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Is Employee Morale the X Factor in ‘Customer Experience’?

Over the weekend this headline appeared in the Wall Street Journal: Customer Experience Is the Key Competitive Differentiator in the Digital Age. Customer experience (“CX”) has become jargonized — as the abbreviation suggests. It’s also a term that means different things in different contexts.

Here’s what the article argues:

Consumers want a positive experience, not just a transactional relationship, with the brands and companies they engage with. The customer experience, that is, making each of its clients feel special, is increasingly the key factor for a business to stand out from its competitors.

The rise of the user experience as a key competitive differentiator has led to the growing importance of design thinking in the last few years. Design thinking aims to make our interactions with complex products and services, as well as with complex institutions, as appealing and intuitive as possible. A design-centric organization should be adamantly focused on its customers needs, rather than just on its internal operational efficiencies.

The core principle is putting the customer/consumer at the center of the organization’s thinking and processes. Many organizations talk about “customer centric” practices but few of them actually deliver. In other words, there’s a pretty big gap between rhetoric and reality in most organizations.

One challenge is: the complexity of interacting with customers across so many channels in a consistent way. Another is delivering an intuitive and simple digital experience. Employee engagement is rarely discussed in the context of “CX” conversations. Products or “UX” are typically the focus of CMO presentations. But the neglected “X variable” in CX is probably the attitude and enthusiasm of employees.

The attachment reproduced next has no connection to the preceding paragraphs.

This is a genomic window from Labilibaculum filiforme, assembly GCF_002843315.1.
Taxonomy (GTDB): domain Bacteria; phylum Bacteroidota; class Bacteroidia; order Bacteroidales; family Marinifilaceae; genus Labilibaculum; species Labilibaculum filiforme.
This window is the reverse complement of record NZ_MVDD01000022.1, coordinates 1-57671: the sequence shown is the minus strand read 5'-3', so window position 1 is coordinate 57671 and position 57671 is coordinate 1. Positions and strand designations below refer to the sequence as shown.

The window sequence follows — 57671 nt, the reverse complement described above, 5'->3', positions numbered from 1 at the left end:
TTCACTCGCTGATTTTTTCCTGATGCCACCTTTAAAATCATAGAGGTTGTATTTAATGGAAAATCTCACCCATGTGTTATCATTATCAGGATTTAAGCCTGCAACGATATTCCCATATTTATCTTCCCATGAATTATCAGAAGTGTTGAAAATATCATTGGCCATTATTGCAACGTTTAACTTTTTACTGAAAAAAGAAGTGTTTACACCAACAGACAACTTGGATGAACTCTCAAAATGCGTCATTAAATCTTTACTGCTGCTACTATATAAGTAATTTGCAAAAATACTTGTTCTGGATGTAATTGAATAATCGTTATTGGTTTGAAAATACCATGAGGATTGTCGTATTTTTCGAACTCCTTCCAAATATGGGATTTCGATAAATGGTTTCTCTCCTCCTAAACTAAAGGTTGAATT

In several interviews I conducted with agencies that had low digital churn rates, for our recent “SMB Churn Busting” report, this was cited by several people. For example, Matt Neely, VP Client Experience for Logical Position told me, “Happy employees equal happy clients; so we try to make our employees happy.”

According to Gallup survey data, the vast majority of employees are “not engaged” in their jobs; some are actively disengaged:

85% of employees [globally] are not engaged or actively disengaged at work. The economic consequences of this global “norm” are approximately $7 trillion in lost productivity. Eighteen percent are actively disengaged in their work and workplace, while 67% are “not engaged.” This latter group makes up the majority of the workforce — they are not your worst performers, but they are indifferent to your organization.

In the US, Gallup says that 69% of the workforce is disengaged or actively disengaged. Disengaged employees aren’t disruptive, they’re just not doing their best or making any significant effort. “They show up and kill time, doing the minimum required with little extra effort to go out of their way for customers. They are less vigilant, more likely to miss work and change jobs when new opportunities arise.” Actively disengaged means disruptive or hostile and undermining productivity.

Disengaged employees aren’t going to deliver a great experience for customers — by definition. Accordingly, more time, energy and attention needs to be devoted to employee morale as part of the broader customer experience discussion. It may be the single biggest factor behind organizational success or failure, which isn’t currently part of the “CX conversation.”

At  LSA18, there will be a number of sessions that focus directly or indirectly on customer experience issues:

  • Leadership, Competition and Change
  • How Will AI Change Digital Marketing?
  • SMB Retention All Stars

In addition, IRI President Nishat Mehta’s talk will directly address the customer experience:

Nishat Mehta

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